Full Review

2012 Wrangler Overview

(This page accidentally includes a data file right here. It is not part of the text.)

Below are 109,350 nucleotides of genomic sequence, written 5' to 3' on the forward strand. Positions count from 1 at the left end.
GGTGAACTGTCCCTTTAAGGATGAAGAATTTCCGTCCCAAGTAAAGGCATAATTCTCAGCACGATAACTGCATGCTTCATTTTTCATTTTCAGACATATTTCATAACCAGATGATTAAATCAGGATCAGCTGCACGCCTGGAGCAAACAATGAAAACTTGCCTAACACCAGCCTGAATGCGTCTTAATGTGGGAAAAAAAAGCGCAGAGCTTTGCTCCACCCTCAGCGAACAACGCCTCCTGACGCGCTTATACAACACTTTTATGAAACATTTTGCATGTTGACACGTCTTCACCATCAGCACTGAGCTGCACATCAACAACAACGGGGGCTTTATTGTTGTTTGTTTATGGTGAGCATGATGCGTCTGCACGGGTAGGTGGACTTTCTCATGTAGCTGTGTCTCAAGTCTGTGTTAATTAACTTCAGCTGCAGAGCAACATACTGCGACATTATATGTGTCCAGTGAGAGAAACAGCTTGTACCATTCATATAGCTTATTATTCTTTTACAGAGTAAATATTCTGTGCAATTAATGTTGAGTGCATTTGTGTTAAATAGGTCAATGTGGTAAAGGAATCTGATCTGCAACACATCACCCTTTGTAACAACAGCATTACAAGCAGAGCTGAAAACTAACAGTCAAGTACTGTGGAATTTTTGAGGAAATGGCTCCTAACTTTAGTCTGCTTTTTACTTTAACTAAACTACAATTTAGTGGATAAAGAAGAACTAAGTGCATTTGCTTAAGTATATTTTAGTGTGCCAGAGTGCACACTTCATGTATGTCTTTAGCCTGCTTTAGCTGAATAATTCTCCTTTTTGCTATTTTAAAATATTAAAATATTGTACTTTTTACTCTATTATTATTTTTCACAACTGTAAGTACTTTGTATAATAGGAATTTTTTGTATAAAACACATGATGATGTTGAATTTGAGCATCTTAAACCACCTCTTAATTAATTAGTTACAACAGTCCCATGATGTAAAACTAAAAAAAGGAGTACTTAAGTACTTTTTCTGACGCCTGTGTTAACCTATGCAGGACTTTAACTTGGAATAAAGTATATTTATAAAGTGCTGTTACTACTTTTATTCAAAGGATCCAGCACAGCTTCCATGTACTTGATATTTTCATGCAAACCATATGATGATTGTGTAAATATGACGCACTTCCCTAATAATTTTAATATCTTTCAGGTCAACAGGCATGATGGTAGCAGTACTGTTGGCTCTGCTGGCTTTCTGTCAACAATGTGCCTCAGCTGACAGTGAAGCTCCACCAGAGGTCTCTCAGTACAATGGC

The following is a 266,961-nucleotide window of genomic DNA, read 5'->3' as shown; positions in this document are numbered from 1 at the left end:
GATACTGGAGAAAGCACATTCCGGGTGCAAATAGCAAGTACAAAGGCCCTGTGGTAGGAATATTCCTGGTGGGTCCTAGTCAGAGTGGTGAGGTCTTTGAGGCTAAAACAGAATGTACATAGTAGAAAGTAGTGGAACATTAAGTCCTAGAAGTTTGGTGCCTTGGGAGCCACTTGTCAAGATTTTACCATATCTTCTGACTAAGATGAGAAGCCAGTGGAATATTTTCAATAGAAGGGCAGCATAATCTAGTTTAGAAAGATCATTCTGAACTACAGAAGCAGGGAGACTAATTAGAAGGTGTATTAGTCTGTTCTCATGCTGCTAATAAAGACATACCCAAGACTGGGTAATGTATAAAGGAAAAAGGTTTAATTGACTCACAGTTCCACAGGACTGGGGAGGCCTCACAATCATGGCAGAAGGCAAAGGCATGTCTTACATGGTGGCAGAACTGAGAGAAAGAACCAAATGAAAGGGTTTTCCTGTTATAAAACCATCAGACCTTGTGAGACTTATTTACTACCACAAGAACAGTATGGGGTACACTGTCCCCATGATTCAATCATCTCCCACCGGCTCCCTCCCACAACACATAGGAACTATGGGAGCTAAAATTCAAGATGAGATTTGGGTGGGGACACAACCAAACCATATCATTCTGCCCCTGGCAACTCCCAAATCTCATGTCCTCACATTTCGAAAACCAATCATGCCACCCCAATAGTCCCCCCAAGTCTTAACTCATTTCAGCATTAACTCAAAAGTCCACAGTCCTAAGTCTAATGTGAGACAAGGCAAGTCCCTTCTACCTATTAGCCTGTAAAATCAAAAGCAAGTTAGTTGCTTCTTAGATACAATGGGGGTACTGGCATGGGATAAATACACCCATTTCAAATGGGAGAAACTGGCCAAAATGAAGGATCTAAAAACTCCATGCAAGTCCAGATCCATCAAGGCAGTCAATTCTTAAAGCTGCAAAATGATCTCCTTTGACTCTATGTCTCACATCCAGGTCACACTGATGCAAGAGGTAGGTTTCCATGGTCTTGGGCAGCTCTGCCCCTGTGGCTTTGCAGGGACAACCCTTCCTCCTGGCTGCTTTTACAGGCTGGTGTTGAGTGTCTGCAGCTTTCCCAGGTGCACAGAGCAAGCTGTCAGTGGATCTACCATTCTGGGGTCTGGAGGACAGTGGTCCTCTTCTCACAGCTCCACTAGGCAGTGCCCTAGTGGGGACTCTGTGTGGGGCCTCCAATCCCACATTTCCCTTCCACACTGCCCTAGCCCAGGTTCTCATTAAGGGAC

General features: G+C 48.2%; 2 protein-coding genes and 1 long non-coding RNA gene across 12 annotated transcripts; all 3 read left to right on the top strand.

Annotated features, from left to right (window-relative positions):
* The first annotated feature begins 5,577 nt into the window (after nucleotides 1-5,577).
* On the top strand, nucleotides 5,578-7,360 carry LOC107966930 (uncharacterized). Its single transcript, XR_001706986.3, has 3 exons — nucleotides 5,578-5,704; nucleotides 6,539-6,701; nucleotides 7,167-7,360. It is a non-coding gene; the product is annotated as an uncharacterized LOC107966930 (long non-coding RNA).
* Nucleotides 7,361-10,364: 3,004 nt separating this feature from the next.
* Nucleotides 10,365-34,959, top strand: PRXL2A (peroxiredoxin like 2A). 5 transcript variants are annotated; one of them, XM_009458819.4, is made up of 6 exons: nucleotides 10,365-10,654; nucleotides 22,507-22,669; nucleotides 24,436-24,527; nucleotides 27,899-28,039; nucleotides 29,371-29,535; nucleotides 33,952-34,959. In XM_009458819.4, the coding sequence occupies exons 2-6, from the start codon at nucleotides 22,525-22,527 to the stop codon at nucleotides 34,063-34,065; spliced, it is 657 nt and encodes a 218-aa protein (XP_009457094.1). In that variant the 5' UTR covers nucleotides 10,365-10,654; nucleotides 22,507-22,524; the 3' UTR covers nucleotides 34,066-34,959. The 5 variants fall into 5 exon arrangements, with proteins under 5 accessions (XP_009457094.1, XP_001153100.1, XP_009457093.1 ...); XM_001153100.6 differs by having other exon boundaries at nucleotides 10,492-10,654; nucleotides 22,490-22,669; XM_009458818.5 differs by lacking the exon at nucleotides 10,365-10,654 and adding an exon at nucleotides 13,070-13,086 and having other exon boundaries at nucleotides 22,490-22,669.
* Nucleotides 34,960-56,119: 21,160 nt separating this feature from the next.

New V6 Shows Us The Way Up The Mountain Despite the global economic crisis and the effect it's had on recreational vehicle sales, the Jeep Wrangler is doing better than ever in the icon's 70-year history, selling a record 14,355 units in July in the United States alone. That trend should lead to sales of more or less 150,000 units in 2011, with the added benefit of creating over 1,000 more jobs at the company's famous Toledo, Ohio plant as Fiat-Chrysler pushes to make the Wrangler an international hot seller. Even though the introduction of the four-door Wrangler Unlimited deserves much of the credit for this growing success (it now accounts for 60 percent of sales), we wanted to grab a two-door model, as it's the purest model in the line. If you want to know just how addictive really good off-roading can be, grabbing the short-wheelbase model is a no-brainer. Two-door Wrangler fanatics like us have willingly lived with the paved-road compromises inherent in a short wheelbase, ladder-framed, mountain-climbing dirt dog. But plans are afoot within Fiat-Chrysler to address these on-road issues as the next-generation Wrangler is readied for 2014 or so. We began our test drive on road in northern Oregon with a Wrangler Sahara painted Retina-Singe Blue with a matching removable hardtop. Once off in the woods, we switched to a red Wrangler Rubicon with an open soft-top – the best configuration we can think of as we prepare for the promised Apocalypse in 2012. (Hey, we saw the movie and Hollywood never lies.) This latest Wrangler launched in 2007 with a traditionally skimpy interior treatment. Finally, for the 2011 model year, the cabin received a 21st-century upgrade to go with its best-in-class off-road reputation, a tacit (if belated) acknowledgement that around 80 percent of Wrangler owners don't do much more than drive their rigs on dirt roads. "If 2011 was all about the interior," Wrangler and Liberty chief engineer Tony Petit tells us, "then 2012 is all about the powertrain." And, indeed the driveline updates are clearly the biggest developments, because the Wrangler now gets a V6 that is worthy of it. Pulled from the Grand Cherokee, the new 3.6-liter Pentastar provides 40 percent more power and 10 percent more torque than the outgoing iron-block 3.8-liter boat anchor could ever muster. Plus, fuel mileage improves greatly (admittedly when driven timidly and on the road in particular) and the aluminum-block Pentastar weighs some 33 pounds less than that old 3.8. Though we wouldn't pick a Wrangler for high-speed runs, it's telling that while the old 3.8 in the two-door offered runs to 60 mph in well over ten seconds, Jeep says the 2012 Wrangler Sahara with 3.73:1 rear axle ratio can do the deed in just 8.5 clicks. We did a dry run with the 3.21:1 standard axle and even that got us there in 9.7 seconds. Jeep had a 2011 Wrangler Sahara two-door on-hand so that we could do back-to-back road runs against the 2012 model …Hide Full Review